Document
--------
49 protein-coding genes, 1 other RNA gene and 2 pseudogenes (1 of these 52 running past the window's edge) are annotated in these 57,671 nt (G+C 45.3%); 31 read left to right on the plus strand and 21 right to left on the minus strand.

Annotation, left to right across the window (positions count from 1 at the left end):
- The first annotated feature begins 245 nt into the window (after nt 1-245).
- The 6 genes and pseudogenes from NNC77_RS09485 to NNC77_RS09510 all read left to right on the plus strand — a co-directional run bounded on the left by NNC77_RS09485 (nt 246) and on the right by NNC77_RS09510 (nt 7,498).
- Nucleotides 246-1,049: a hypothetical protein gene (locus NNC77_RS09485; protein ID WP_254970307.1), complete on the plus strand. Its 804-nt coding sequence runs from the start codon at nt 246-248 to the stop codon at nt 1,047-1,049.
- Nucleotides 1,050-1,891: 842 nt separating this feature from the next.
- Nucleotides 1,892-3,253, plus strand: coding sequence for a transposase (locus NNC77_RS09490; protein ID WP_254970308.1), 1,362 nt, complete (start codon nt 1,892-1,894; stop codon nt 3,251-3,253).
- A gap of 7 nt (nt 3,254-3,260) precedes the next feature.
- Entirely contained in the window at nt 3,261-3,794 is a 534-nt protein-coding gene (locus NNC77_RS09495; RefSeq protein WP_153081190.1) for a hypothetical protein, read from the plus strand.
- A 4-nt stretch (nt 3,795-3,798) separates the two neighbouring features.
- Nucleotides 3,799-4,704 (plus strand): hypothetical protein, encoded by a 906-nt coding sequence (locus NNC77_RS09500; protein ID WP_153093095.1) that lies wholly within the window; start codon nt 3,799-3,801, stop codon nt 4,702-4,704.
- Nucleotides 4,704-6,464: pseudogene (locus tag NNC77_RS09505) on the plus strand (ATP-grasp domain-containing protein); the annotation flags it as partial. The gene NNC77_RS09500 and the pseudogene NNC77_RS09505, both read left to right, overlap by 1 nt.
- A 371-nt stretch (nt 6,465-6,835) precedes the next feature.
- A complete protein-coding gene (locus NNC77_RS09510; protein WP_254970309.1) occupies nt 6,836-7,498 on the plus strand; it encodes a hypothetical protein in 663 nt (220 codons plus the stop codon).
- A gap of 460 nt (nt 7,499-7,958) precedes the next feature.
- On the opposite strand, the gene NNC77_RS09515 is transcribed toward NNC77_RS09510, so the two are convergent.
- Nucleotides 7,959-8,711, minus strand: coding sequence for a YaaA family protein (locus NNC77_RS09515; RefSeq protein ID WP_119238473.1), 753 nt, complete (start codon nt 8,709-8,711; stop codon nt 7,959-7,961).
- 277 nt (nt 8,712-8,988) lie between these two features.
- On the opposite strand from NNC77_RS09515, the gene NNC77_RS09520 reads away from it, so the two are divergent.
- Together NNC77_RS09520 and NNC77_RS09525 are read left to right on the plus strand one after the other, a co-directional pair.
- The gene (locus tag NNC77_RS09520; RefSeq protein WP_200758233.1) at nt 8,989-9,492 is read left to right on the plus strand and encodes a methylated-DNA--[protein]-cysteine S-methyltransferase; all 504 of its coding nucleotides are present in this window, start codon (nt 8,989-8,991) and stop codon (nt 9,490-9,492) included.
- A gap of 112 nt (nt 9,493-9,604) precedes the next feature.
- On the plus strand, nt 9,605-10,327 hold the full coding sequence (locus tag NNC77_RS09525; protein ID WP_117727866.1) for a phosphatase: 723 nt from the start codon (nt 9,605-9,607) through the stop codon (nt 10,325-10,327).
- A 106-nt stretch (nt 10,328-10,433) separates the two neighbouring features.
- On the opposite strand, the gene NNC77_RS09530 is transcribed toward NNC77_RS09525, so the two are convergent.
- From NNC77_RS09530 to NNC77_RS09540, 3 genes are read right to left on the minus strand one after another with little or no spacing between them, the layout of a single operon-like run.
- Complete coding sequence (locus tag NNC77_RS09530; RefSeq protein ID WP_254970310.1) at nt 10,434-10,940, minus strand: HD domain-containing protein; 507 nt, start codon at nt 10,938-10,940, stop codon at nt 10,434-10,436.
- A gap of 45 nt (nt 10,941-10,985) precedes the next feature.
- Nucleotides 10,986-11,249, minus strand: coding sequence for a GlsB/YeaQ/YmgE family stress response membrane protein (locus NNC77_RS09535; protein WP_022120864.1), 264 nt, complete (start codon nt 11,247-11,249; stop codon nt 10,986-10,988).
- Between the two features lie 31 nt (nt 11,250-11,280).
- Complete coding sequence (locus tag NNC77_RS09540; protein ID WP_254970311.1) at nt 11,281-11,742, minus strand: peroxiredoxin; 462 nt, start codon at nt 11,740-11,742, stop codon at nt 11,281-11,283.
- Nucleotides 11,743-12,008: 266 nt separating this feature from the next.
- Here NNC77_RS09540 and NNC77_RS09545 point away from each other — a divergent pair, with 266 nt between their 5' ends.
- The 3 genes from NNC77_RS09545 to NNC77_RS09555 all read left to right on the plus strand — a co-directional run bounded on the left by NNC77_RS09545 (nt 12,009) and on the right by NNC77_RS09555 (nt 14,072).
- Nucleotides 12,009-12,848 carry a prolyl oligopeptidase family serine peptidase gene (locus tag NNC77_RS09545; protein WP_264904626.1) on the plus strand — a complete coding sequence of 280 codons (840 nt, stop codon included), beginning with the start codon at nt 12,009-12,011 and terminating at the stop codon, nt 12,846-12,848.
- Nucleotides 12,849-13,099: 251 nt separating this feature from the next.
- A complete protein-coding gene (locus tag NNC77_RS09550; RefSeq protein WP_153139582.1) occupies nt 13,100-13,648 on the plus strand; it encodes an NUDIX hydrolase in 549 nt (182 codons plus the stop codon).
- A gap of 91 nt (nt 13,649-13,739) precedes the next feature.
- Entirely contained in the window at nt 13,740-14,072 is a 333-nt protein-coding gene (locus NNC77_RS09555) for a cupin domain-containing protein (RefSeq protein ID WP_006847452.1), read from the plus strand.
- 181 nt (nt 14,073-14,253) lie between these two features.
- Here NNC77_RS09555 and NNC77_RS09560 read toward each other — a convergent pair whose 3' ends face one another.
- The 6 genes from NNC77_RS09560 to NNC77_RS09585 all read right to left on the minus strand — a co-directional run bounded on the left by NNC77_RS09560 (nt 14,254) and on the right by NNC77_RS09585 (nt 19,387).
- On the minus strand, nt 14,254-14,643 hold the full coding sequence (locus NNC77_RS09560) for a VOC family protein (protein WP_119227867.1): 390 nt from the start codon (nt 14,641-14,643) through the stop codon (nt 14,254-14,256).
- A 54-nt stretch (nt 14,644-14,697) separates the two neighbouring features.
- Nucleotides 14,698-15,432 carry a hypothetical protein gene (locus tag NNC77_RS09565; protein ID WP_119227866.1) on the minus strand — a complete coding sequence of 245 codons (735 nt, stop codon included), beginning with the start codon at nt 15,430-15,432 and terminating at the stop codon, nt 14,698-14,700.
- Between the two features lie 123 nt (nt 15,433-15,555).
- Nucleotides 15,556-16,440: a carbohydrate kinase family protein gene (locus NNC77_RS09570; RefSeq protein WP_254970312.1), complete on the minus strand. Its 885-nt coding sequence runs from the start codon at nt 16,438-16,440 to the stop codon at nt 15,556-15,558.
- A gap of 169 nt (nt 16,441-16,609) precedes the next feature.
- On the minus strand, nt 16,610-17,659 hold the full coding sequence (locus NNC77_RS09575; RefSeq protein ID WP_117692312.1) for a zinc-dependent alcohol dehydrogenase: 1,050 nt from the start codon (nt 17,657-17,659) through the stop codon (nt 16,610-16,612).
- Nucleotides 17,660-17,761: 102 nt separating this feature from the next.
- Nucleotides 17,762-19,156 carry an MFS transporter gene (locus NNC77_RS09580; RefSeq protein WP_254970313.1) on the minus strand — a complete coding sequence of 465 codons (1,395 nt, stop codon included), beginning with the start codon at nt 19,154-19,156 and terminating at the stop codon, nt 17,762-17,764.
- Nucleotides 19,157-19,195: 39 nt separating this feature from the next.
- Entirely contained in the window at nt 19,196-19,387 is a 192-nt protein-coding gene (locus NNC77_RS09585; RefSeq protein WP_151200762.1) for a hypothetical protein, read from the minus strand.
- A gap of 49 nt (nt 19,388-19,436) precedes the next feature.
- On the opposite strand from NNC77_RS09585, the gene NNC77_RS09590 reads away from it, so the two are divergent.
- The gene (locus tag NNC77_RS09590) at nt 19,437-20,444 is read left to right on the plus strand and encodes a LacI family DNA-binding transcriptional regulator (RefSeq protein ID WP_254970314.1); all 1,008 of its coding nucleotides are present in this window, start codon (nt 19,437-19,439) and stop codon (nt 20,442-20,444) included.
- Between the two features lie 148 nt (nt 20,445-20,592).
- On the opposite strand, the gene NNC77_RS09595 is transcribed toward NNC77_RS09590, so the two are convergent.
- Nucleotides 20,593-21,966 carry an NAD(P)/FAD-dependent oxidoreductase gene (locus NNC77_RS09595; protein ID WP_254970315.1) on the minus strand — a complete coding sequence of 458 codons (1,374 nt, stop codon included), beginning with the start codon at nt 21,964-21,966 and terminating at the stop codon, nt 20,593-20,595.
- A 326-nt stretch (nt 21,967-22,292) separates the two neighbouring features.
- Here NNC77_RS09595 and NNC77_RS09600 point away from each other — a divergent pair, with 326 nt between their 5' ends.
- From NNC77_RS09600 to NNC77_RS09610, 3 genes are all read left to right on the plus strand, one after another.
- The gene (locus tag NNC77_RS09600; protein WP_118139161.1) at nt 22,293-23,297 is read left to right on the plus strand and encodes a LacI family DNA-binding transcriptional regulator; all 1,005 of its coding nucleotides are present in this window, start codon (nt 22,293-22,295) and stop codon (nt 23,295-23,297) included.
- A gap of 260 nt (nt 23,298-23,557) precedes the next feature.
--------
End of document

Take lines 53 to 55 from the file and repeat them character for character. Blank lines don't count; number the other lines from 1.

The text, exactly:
- Entirely contained in the window at nt 19,196-19,387 is a 192-nt protein-coding gene (locus NNC77_RS09585; RefSeq protein WP_151200762.1) for a hypothetical protein, read from the minus strand.
- A gap of 49 nt (nt 19,388-19,436) precedes the next feature.
- On the opposite strand from NNC77_RS09585, the gene NNC77_RS09590 reads away from it, so the two are divergent.